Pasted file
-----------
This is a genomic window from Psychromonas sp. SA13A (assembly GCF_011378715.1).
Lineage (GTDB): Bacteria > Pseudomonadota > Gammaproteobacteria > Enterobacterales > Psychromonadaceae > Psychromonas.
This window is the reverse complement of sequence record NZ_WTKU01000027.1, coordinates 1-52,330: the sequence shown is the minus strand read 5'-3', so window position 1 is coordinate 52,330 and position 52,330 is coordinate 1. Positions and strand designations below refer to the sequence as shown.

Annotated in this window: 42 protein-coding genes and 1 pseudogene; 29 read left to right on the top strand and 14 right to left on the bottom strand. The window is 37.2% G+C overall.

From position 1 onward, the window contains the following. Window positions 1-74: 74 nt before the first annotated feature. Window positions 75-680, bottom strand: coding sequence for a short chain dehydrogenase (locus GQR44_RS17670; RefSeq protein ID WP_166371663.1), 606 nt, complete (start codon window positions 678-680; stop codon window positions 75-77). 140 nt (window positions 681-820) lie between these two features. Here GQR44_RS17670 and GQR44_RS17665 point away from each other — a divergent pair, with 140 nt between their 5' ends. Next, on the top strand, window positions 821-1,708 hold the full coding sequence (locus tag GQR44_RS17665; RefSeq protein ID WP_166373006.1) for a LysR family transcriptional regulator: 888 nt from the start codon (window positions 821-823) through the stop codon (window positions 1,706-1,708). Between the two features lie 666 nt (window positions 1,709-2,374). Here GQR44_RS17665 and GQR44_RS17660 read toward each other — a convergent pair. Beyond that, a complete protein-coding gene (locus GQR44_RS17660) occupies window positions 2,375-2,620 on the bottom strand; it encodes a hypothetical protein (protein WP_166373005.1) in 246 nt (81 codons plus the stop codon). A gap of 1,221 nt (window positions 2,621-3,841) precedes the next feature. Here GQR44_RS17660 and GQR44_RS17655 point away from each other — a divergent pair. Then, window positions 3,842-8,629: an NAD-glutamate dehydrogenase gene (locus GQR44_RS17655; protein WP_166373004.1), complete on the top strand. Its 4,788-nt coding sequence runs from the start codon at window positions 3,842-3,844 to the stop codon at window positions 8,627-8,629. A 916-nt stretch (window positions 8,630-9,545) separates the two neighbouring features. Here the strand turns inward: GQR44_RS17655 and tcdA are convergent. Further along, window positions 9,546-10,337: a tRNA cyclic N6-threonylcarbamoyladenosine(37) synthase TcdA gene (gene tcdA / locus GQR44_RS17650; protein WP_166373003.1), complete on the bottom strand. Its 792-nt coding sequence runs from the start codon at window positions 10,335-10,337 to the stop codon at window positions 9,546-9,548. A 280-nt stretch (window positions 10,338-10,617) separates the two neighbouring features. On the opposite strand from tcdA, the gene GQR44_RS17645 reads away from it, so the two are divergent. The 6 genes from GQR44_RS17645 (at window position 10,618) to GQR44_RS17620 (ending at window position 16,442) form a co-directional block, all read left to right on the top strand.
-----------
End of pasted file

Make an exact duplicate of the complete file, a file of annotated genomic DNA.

This is a genomic window from Psychromonas sp. SA13A (assembly GCF_011378715.1).
Lineage (GTDB): Bacteria > Pseudomonadota > Gammaproteobacteria > Enterobacterales > Psychromonadaceae > Psychromonas.
This window is the reverse complement of sequence record NZ_WTKU01000027.1, coordinates 1-52,330: the sequence shown is the minus strand read 5'-3', so window position 1 is coordinate 52,330 and position 52,330 is coordinate 1. Positions and strand designations below refer to the sequence as shown.

Annotated in this window: 42 protein-coding genes and 1 pseudogene; 29 read left to right on the top strand and 14 right to left on the bottom strand. The window is 37.2% G+C overall.

From position 1 onward, the window contains the following. Window positions 1-74: 74 nt before the first annotated feature. Window positions 75-680, bottom strand: coding sequence for a short chain dehydrogenase (locus GQR44_RS17670; RefSeq protein ID WP_166371663.1), 606 nt, complete (start codon window positions 678-680; stop codon window positions 75-77). 140 nt (window positions 681-820) lie between these two features. Here GQR44_RS17670 and GQR44_RS17665 point away from each other — a divergent pair, with 140 nt between their 5' ends. Next, on the top strand, window positions 821-1,708 hold the full coding sequence (locus tag GQR44_RS17665; RefSeq protein ID WP_166373006.1) for a LysR family transcriptional regulator: 888 nt from the start codon (window positions 821-823) through the stop codon (window positions 1,706-1,708). Between the two features lie 666 nt (window positions 1,709-2,374). Here GQR44_RS17665 and GQR44_RS17660 read toward each other — a convergent pair. Beyond that, a complete protein-coding gene (locus GQR44_RS17660) occupies window positions 2,375-2,620 on the bottom strand; it encodes a hypothetical protein (protein WP_166373005.1) in 246 nt (81 codons plus the stop codon). A gap of 1,221 nt (window positions 2,621-3,841) precedes the next feature. Here GQR44_RS17660 and GQR44_RS17655 point away from each other — a divergent pair. Then, window positions 3,842-8,629: an NAD-glutamate dehydrogenase gene (locus GQR44_RS17655; protein WP_166373004.1), complete on the top strand. Its 4,788-nt coding sequence runs from the start codon at window positions 3,842-3,844 to the stop codon at window positions 8,627-8,629. A 916-nt stretch (window positions 8,630-9,545) separates the two neighbouring features. Here the strand turns inward: GQR44_RS17655 and tcdA are convergent. Further along, window positions 9,546-10,337: a tRNA cyclic N6-threonylcarbamoyladenosine(37) synthase TcdA gene (gene tcdA / locus GQR44_RS17650; protein WP_166373003.1), complete on the bottom strand. Its 792-nt coding sequence runs from the start codon at window positions 10,335-10,337 to the stop codon at window positions 9,546-9,548. A 280-nt stretch (window positions 10,338-10,617) separates the two neighbouring features. On the opposite strand from tcdA, the gene GQR44_RS17645 reads away from it, so the two are divergent. The 6 genes from GQR44_RS17645 (at window position 10,618) to GQR44_RS17620 (ending at window position 16,442) form a co-directional block, all read left to right on the top strand.